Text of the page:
This unbuilt project down the Mornington Peninsula, was conceived as a collection of interconnected barns. The brief called for a new house to replace an existing well-worn farmhouse. Planned primarily for a couple, the new house was to offer functional rural amenities, a mudroom, butlers-pantry and generous kitchen. Also, it needed to be able to service a flexible guest list. Amongst the prescribed inclusions, the new house was to exploit its wooded location, by providing a greater connection within its setting, vistas and views, while responding to fire zone and landscaping protection complexities.
Exploding the planning into its consummate parts, created the desired separation and allowed opportunities for framed aspects and nooks, like the bay window seat and hall library – able to be experienced differently throughout the day as the light levels changed. The kitchen was considered as the fulcrum of the house, with its flat ceiling that continued along the connecting spine, to differentiate itself from the voluminous cathedral ceilings of the habitable spaces.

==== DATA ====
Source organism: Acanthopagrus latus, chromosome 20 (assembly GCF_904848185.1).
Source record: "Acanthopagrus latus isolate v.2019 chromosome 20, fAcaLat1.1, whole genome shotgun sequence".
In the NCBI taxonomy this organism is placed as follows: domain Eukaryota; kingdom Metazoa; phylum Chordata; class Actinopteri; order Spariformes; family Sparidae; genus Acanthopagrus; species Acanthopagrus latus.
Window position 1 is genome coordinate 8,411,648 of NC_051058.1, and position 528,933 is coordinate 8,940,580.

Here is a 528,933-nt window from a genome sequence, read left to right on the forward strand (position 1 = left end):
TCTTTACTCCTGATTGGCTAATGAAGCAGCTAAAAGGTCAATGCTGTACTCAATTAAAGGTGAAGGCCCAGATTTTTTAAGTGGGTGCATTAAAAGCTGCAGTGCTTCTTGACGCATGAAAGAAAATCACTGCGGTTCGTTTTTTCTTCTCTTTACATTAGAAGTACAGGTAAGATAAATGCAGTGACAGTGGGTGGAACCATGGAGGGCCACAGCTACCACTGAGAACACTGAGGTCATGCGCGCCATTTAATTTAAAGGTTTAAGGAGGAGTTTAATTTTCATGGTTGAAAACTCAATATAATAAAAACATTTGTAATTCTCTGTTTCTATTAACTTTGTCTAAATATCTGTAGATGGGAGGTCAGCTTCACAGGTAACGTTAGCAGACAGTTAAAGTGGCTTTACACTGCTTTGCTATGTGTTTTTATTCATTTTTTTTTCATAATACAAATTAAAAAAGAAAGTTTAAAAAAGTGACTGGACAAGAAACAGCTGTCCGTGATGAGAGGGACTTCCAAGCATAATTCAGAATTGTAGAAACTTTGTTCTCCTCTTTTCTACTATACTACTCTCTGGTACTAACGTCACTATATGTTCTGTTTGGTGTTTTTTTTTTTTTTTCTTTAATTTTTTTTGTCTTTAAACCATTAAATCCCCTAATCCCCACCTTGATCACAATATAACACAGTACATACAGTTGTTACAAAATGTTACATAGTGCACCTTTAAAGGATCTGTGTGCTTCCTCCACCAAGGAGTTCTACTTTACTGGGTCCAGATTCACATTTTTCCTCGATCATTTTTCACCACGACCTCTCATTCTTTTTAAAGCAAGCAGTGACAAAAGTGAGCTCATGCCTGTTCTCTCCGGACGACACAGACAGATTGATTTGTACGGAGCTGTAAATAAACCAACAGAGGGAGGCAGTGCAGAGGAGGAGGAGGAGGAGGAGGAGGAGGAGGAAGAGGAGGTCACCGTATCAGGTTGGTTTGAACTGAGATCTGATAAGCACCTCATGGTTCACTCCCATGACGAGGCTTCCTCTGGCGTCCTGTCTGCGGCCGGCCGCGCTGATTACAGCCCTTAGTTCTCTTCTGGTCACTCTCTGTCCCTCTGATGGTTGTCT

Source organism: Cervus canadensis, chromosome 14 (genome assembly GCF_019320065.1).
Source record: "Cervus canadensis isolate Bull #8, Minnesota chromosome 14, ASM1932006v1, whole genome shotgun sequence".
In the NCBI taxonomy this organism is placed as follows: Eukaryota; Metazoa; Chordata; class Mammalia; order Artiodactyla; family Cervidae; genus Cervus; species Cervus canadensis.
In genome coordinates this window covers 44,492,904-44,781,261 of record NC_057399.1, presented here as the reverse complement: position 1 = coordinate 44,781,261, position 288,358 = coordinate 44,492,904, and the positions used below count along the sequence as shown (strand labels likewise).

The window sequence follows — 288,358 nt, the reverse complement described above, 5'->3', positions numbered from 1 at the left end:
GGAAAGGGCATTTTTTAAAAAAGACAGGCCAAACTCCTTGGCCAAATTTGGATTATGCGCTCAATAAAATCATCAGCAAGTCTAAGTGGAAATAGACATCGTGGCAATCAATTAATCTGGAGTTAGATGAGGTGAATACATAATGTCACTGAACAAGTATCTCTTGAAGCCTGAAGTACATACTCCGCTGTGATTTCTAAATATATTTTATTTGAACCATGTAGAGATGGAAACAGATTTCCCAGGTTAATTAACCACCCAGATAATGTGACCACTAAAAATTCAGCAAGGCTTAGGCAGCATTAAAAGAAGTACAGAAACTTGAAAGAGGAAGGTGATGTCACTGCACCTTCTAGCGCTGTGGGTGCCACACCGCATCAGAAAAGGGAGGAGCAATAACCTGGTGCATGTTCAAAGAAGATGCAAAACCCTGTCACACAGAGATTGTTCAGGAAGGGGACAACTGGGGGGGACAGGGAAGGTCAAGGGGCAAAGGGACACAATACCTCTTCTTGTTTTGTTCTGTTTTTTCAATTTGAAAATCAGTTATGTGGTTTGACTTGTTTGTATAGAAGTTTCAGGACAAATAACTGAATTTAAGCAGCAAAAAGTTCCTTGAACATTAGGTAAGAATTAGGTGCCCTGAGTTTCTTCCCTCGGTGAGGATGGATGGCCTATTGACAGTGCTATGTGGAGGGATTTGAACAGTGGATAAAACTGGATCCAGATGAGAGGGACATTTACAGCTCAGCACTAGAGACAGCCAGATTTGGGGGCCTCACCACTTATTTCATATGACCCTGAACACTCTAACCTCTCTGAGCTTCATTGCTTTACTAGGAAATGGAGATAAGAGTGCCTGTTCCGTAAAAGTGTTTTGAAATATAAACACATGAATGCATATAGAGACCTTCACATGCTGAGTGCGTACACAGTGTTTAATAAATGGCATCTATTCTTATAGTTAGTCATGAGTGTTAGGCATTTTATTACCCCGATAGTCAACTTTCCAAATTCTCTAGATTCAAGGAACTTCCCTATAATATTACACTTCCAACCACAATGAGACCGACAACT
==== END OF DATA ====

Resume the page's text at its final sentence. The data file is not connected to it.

The application of a natural timber (allowed to grey off over time) to the external skin, would have the appearance of an organic arrangement of farm buildings, connecting with the rural sense of place and referenced the surrounding wooded site.
Architect: Taylor Reynolds